Recent experimental research has revealed surprising patterns in people's intuitions about free will and moral responsibility. One limitation of this research, however, is that it has been conducted exclusively on people from Western cultures. The present paper extends previous research by presenting a cross-cultural study examining intuitions about free will and moral responsibility in subjects from the United States, Hong Kong, India and Colombia. The results revealed a striking degree of cross-cultural convergence. In all four cultural groups, the majority of (...) participants said that (a) our universe is indeterministic and (b) moral responsibility is not compatible with determinism. (shrink)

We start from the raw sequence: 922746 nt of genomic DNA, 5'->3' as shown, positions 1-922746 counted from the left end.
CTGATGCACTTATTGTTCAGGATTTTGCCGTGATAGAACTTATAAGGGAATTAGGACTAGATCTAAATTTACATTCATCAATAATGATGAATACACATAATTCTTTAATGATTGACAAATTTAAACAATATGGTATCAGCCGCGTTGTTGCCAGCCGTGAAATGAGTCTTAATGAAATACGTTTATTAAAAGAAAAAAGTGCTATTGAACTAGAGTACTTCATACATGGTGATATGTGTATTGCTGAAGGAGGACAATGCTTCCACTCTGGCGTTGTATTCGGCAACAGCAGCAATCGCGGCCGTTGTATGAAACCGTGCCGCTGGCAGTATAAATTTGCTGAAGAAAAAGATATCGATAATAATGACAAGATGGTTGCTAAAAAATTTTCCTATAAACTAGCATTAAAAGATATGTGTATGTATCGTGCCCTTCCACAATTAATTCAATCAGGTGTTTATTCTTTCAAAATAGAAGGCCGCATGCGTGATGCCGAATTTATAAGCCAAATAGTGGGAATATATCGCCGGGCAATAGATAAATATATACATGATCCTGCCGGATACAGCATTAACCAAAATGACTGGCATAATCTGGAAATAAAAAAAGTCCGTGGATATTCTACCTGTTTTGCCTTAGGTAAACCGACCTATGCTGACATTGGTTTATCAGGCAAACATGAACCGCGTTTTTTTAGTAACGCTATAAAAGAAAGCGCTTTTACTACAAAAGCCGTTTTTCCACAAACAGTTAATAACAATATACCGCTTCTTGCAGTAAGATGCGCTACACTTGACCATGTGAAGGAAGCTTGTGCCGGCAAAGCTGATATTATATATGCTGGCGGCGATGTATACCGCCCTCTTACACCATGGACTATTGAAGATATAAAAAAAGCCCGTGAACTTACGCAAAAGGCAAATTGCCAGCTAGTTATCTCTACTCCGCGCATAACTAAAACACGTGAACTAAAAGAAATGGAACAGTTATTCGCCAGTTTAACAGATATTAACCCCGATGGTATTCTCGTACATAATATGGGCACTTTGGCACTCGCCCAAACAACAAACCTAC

In this article, we present evidence that in four different cultural groups that speak quite different languages there are cases of justified true beliefs that are not judged to be cases of knowledge. We hypothesize that this intuitive judgment, which we call “the Gettier intuition,” may be a reflection of an underlying innate and universal core folk epistemology, and we highlight the philosophical significance of its universality.
It is platitudinous to say that whenever we try to read some ancient text or interpret some theory distant in space and/or time, we employ contemporary tools of analysis, contemporary techniques of modeling. Even while building theories, theoreticians (philosophers and scientists alike) are found to take help from the technology of the time. Aristotle, for example, had a wax-tablet view of memory. Leibniz used the model of a clock to explain the harmonious universe. Freud used a hydraulic model of the (...) flow of libido, and the telephone switchboard model guided psychologists while they were theorizing on intelligence. Nearer to our time, we have seen physicists explaining the structure of an atom by the model of the .. (shrink)